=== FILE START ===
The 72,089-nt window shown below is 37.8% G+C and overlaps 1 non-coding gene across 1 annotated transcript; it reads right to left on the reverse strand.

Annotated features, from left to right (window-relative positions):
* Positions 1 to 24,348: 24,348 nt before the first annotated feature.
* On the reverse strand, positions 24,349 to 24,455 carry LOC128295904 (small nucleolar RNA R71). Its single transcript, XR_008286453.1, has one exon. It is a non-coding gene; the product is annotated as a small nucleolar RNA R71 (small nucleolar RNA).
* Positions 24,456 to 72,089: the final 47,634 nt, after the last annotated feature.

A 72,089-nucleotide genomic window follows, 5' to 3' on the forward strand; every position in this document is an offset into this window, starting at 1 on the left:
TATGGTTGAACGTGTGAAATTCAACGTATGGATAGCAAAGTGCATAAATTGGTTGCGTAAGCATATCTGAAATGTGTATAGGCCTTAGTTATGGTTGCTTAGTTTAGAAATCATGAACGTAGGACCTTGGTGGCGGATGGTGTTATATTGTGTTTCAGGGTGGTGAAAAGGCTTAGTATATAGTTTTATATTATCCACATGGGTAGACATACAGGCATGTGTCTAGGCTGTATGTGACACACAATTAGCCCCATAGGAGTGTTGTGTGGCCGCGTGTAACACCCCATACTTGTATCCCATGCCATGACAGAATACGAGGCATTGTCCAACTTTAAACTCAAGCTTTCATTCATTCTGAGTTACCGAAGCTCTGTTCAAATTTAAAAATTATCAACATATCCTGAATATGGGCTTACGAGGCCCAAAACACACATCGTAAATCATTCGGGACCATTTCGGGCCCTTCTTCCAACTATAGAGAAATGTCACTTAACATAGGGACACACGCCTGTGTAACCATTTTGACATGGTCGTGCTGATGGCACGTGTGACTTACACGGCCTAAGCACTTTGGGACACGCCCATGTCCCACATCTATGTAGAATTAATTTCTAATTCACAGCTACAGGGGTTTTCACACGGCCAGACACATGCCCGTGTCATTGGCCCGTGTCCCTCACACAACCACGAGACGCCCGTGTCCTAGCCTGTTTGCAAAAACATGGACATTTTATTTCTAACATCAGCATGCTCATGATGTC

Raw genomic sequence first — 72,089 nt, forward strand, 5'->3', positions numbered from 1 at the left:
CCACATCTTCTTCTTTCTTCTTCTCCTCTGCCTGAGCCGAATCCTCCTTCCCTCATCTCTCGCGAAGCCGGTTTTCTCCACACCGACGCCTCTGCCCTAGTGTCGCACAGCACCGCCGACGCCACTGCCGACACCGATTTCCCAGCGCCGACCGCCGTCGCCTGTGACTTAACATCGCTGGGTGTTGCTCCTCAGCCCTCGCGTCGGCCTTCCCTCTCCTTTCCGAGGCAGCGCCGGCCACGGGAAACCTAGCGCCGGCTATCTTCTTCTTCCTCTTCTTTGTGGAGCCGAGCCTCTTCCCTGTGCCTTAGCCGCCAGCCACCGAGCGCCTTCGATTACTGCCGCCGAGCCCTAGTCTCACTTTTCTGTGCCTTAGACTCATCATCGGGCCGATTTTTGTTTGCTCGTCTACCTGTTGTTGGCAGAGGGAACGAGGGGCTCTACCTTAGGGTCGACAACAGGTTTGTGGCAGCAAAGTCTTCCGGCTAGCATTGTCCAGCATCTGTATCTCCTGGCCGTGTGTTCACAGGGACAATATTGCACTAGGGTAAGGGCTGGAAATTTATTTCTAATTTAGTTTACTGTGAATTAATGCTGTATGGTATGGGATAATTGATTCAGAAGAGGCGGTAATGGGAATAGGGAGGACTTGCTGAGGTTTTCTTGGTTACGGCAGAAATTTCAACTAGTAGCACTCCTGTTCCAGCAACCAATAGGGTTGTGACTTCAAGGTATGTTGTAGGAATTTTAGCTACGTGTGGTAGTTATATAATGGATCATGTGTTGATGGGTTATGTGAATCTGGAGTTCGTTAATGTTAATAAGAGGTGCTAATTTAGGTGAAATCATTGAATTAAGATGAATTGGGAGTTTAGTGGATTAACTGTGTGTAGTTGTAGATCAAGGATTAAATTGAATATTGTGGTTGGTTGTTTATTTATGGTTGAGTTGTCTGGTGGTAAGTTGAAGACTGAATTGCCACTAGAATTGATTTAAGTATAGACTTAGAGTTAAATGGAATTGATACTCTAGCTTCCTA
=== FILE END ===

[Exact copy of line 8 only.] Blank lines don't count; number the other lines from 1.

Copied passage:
Raw genomic sequence first — 72,089 nt, forward strand, 5'->3', positions numbered from 1 at the left: